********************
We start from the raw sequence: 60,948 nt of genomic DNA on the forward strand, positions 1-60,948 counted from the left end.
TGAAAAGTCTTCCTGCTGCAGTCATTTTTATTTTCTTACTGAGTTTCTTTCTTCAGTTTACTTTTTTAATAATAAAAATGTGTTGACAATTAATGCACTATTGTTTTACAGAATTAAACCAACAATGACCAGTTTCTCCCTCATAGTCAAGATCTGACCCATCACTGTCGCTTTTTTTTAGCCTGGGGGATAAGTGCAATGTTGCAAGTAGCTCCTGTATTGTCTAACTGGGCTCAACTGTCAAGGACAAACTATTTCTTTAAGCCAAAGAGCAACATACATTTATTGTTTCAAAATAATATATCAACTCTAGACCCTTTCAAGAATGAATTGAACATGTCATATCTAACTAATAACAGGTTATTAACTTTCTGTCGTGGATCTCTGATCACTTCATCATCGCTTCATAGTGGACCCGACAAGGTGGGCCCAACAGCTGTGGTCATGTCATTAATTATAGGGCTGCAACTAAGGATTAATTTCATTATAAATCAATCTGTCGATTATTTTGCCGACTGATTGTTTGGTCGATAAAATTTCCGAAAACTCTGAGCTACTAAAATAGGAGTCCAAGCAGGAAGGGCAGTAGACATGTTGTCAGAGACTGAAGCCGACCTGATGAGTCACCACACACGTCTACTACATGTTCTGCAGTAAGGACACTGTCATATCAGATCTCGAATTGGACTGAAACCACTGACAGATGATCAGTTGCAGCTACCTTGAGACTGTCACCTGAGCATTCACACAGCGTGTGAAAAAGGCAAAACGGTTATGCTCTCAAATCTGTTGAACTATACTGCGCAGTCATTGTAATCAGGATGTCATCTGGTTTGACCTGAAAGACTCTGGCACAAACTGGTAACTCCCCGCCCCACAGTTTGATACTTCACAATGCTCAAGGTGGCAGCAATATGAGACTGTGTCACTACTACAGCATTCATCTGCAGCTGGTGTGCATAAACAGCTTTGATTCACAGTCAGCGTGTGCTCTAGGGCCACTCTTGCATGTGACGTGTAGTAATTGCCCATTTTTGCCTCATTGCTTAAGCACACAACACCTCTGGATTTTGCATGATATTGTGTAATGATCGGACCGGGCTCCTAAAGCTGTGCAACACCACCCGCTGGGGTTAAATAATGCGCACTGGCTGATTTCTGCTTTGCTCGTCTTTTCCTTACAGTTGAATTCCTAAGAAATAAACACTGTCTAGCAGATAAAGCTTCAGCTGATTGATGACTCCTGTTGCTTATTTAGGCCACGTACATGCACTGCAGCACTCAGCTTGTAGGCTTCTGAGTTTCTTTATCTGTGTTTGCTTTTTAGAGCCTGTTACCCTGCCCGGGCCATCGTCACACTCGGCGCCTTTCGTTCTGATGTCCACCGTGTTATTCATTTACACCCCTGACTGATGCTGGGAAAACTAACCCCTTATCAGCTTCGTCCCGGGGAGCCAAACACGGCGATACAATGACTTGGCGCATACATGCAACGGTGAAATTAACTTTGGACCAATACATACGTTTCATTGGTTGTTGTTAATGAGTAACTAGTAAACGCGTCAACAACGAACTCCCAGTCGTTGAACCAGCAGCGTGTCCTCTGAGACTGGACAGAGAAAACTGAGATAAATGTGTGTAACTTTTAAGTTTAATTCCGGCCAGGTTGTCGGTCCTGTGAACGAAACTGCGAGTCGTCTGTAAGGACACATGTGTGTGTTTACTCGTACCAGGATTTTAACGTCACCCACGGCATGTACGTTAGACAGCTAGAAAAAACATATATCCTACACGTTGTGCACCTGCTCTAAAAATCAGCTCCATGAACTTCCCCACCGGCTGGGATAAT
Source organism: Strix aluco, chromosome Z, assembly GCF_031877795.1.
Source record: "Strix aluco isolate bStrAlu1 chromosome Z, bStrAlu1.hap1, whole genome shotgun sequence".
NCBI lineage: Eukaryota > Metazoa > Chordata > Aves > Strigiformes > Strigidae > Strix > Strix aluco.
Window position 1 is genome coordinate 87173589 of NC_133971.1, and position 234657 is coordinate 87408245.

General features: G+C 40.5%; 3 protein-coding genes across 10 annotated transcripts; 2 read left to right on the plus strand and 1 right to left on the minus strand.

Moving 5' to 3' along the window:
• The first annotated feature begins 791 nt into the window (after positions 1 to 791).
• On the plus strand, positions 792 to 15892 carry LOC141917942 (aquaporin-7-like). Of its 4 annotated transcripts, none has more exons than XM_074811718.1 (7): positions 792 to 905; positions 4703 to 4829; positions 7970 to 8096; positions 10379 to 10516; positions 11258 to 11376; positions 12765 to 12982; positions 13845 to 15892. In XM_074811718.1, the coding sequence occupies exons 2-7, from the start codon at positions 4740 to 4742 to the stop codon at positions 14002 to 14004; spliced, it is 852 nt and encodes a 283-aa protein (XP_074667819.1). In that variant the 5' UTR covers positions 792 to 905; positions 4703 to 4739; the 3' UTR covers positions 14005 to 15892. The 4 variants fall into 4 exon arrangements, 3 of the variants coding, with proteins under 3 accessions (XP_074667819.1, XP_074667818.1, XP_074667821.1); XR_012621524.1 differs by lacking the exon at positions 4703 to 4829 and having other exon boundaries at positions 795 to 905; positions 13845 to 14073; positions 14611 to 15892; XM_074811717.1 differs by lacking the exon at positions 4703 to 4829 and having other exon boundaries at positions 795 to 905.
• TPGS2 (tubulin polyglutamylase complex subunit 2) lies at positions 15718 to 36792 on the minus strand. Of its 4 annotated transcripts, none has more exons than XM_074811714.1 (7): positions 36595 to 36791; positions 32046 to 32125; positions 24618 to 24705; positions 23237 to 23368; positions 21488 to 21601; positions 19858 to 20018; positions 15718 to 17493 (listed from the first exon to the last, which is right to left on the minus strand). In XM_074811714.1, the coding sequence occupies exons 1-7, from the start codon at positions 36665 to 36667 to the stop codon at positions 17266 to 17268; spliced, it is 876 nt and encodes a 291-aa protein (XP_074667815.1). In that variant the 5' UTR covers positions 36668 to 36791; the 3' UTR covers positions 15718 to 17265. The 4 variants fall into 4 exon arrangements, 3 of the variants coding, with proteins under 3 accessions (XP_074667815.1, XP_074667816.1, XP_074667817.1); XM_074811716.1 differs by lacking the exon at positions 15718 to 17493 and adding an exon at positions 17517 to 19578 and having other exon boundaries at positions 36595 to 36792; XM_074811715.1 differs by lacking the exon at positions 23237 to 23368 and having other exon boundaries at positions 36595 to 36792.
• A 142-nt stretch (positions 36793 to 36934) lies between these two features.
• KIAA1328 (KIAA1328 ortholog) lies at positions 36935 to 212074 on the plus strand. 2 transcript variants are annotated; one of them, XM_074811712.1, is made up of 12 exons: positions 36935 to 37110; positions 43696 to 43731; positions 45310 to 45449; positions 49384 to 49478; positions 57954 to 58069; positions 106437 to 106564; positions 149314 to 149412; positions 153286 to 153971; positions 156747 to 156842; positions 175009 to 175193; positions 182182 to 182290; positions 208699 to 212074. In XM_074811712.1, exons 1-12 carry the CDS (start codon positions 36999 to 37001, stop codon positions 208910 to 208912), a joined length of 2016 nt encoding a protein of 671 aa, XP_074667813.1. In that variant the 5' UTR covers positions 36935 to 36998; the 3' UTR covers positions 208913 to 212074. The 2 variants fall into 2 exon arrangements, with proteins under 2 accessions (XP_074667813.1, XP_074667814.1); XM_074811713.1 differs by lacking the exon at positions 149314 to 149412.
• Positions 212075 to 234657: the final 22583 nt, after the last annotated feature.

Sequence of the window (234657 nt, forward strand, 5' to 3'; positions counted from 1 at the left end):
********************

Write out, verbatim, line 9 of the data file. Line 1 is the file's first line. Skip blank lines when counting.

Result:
• The first annotated feature begins 791 nt into the window (after positions 1 to 791).